“Tongchang-ri is a launch site but we don’t see any activity being carried out for a missile launch.”

When asked if he could confirm whether Sohae was functionally restored, Jeong said it was inappropriate for intelligence authorities to comment on every media report one way or the other.

He also said there were signs of continued nuclear activity in North Korea, without elaborating.

Unification Minister Cho Myoung-gyon told a separate parliamentary panel that it was possible that the recent developments at the missile site were to bolster North Korea’s leverage in negotiations.

“But given North Korea’s continued work, thorough analysis is needed to find out its exact intentions,” Cho said.

On Friday, North Korean Vice Foreign Minister Choe Son Hui told foreign diplomats and journalists in Pyongyang that leader Kim Jong Un was considering suspending talks with the United States and may rethink a freeze on missile and nuclear tests unless the United States made concessions.

The activity at Sohae appeared to begin shortly before U.S. President Trump met Kim at a summit in Hanoi late last month.

The summit broke down over differences about U.S. demands for North Korea to denuclearize and its demand for dramatic relief from international sanctions imposed for its nuclear and missile tests, which it pursued for years in defiance of U.N. Security Council resolutions.

Trump said after his first summit with Kim in Singapore last June that Kim had promised to dismantle the Sohae test site, a pledge the North Korean leader reiterated and expanded on at a summit with Moon in September.

North Korea has used Sohae to launch satellites into space since 2011, and the United States says its work there has helped develop missile technology.

A satellite launch in April 2012 killed off an Obama administration deal for a freeze in North Korean nuclear and missile testing reached weeks earlier.

On Wednesday, 38 North, a group that monitors North Korea, reported that there had been no new activity at Sohae since March 8.

On Friday, the group reported that satellite imagery showed no activity at North Korea’s Yongbyon nuclear reactor complex, or at dismantled facilities at the Punggye-ri nuclear test site.

(Reporting by Hyonhee Shin and Josh Smith; Editing by Robert Birsel)

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FILE PHOTO: Injured Islamic state militants are seen in the village of Baghouz, Deir Al Zor province
FILE PHOTO: Injured Islamic state militants are seen in the village of Baghouz, Deir Al Zor province, Syria, March 14, 2019. REUTERS/Issam Abdallah/File Photo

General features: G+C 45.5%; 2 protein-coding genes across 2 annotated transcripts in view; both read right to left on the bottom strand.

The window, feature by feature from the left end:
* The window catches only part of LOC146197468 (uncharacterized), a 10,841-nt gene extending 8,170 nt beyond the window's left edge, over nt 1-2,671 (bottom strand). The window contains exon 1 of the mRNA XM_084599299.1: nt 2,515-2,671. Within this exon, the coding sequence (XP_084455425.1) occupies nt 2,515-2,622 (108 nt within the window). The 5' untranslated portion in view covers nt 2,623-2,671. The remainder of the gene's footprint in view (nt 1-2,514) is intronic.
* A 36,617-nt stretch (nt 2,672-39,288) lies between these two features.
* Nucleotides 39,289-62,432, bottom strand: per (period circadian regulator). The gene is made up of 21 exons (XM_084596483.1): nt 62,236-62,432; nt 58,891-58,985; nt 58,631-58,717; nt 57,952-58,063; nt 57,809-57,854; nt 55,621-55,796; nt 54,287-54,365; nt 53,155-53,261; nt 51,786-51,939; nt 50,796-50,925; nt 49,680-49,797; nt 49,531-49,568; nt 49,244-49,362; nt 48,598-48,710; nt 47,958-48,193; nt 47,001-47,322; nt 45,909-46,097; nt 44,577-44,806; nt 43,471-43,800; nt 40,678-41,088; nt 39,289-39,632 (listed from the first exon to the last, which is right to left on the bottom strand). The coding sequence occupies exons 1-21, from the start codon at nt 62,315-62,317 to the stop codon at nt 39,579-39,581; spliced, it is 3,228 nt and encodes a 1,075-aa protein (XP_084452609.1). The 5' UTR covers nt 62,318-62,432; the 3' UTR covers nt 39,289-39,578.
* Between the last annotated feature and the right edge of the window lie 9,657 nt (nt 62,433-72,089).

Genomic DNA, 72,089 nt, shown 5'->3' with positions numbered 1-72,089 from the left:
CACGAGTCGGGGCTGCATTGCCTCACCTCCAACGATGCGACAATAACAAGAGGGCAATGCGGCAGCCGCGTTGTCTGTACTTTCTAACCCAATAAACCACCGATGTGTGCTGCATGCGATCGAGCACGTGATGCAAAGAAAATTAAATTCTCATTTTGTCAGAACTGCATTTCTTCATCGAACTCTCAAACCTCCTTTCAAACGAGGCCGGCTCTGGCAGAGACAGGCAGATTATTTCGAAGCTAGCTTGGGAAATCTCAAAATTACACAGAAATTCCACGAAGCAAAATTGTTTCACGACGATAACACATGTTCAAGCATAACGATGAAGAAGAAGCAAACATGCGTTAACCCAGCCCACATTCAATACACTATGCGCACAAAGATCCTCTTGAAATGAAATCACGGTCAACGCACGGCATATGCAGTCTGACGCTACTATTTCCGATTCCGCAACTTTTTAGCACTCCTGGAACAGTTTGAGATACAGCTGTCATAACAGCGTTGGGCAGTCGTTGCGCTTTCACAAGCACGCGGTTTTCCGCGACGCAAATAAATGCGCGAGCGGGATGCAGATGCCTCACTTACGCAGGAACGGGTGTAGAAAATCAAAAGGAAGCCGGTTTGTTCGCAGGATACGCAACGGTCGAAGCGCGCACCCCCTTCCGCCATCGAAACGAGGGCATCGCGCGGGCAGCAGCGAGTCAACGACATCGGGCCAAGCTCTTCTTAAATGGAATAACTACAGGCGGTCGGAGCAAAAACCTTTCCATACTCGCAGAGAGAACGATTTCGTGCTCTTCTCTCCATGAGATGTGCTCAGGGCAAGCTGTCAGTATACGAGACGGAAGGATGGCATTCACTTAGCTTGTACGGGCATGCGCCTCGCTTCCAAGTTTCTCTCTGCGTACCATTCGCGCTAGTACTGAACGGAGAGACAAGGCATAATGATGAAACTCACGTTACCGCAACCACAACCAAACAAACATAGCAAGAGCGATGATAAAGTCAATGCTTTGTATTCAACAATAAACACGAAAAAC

March 18, 2019

DEIR AL-ZOR PROVINCE, Syria (Reuters) – U.S.-backed fighters have taken positions in Islamic State’s last enclave in eastern Syria, they said late on Sunday, after pounding the tiny patch of land by the banks of the Euphrates.

“Several positions captured and an ammunition storage has been blown up,” said Mustafa Bali, a spokesman for the Syrian Democratic Forces (SDF) militia, on Twitter.

The enclave resembles an encampment, filled with stationary vehicles and rough shelters with blankets or tarpaulins that could be seen flapping in the wind on Sunday during a lull in fighting as people walked among them.

Backed by air power and special forces from a U.S.-led coalition, the SDF has pushed Islamic State from almost the entire northeastern corner of Syria, defeating it in Raqqa in 2017 and driving it to its last enclave at Baghouz last year.

However, while its defeat at Baghouz will end its control of populated land in the third of Syria and Iraq that it captured in 2014, the group will remain a threat, regional and Western officials say.

The SDF has waged a staggered assault on the enclave, pausing for long periods over recent weeks to allow surrendering fighters, their families and other civilians to pour out.

Since Jan. 9, more than 60,000 people have left the enclave, about half of them surrendering Islamic State supporters including some 5,000 fighters, the SDF said on Sunday.

People leaving the area have spoken of harsh conditions inside, under coalition bombardment and with supplies of food so scarce some resorted to eating grass.

Last month, the SDF said it had found a mass grave in an area it captured.

Still, many of those who left Baghouz have vowed their allegiance to the jihadist group, which last week put out a propaganda film from inside the enclave calling on its supporters to keep faith.

Suicide attacks on Friday targeted families of Islamic State fighters attempting to leave the enclave and surrender, killing six people, the SDF said.

Late on Sunday, the Kurdish Ronahi TV station aired footage showing a renewed assault on the enclave, with fires seen to be raging inside and tracer fire and rockets zooming into the tiny area.

The SDF and the coalition say the Islamic State fighters inside Baghouz are among the group’s most hardened foreign fighters, though Western countries believe its leader, Abu Bakr al-Baghdadi, has left the area.

(Reporting by Angus McDowall; Editing by Robert Birsel)